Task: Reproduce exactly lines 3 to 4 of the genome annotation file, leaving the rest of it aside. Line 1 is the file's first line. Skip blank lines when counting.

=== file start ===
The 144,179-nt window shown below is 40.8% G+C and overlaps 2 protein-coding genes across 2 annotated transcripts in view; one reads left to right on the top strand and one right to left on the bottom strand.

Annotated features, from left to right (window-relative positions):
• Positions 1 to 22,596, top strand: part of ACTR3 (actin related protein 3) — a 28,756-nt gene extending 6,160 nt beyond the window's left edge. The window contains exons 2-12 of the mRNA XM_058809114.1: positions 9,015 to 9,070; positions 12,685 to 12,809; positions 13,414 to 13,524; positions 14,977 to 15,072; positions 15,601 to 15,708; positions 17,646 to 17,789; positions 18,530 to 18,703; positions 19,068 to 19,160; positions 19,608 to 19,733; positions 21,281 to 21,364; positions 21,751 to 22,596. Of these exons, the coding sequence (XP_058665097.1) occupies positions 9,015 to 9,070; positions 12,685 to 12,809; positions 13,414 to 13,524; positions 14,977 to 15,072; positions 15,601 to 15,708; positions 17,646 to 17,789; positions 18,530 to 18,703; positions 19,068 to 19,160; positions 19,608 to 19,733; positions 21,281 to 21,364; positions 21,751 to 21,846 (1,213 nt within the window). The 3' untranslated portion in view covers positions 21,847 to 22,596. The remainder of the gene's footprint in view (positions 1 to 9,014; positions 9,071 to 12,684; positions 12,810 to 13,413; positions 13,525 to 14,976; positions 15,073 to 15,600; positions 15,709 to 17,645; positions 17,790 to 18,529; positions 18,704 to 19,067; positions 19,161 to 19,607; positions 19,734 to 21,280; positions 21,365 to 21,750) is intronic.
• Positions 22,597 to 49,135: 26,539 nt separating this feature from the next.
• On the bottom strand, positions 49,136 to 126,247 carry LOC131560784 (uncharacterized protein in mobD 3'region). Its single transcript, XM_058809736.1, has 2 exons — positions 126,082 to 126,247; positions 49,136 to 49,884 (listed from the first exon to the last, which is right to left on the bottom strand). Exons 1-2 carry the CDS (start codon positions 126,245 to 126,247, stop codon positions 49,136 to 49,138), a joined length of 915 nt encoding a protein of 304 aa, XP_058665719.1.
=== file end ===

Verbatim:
• Positions 1 to 22,596, top strand: part of ACTR3 (actin related protein 3) — a 28,756-nt gene extending 6,160 nt beyond the window's left edge. The window contains exons 2-12 of the mRNA XM_058809114.1: positions 9,015 to 9,070; positions 12,685 to 12,809; positions 13,414 to 13,524; positions 14,977 to 15,072; positions 15,601 to 15,708; positions 17,646 to 17,789; positions 18,530 to 18,703; positions 19,068 to 19,160; positions 19,608 to 19,733; positions 21,281 to 21,364; positions 21,751 to 22,596. Of these exons, the coding sequence (XP_058665097.1) occupies positions 9,015 to 9,070; positions 12,685 to 12,809; positions 13,414 to 13,524; positions 14,977 to 15,072; positions 15,601 to 15,708; positions 17,646 to 17,789; positions 18,530 to 18,703; positions 19,068 to 19,160; positions 19,608 to 19,733; positions 21,281 to 21,364; positions 21,751 to 21,846 (1,213 nt within the window). The 3' untranslated portion in view covers positions 21,847 to 22,596. The remainder of the gene's footprint in view (positions 1 to 9,014; positions 9,071 to 12,684; positions 12,810 to 13,413; positions 13,525 to 14,976; positions 15,073 to 15,600; positions 15,709 to 17,645; positions 17,790 to 18,529; positions 18,704 to 19,067; positions 19,161 to 19,607; positions 19,734 to 21,280; positions 21,365 to 21,750) is intronic.
• Positions 22,597 to 49,135: 26,539 nt separating this feature from the next.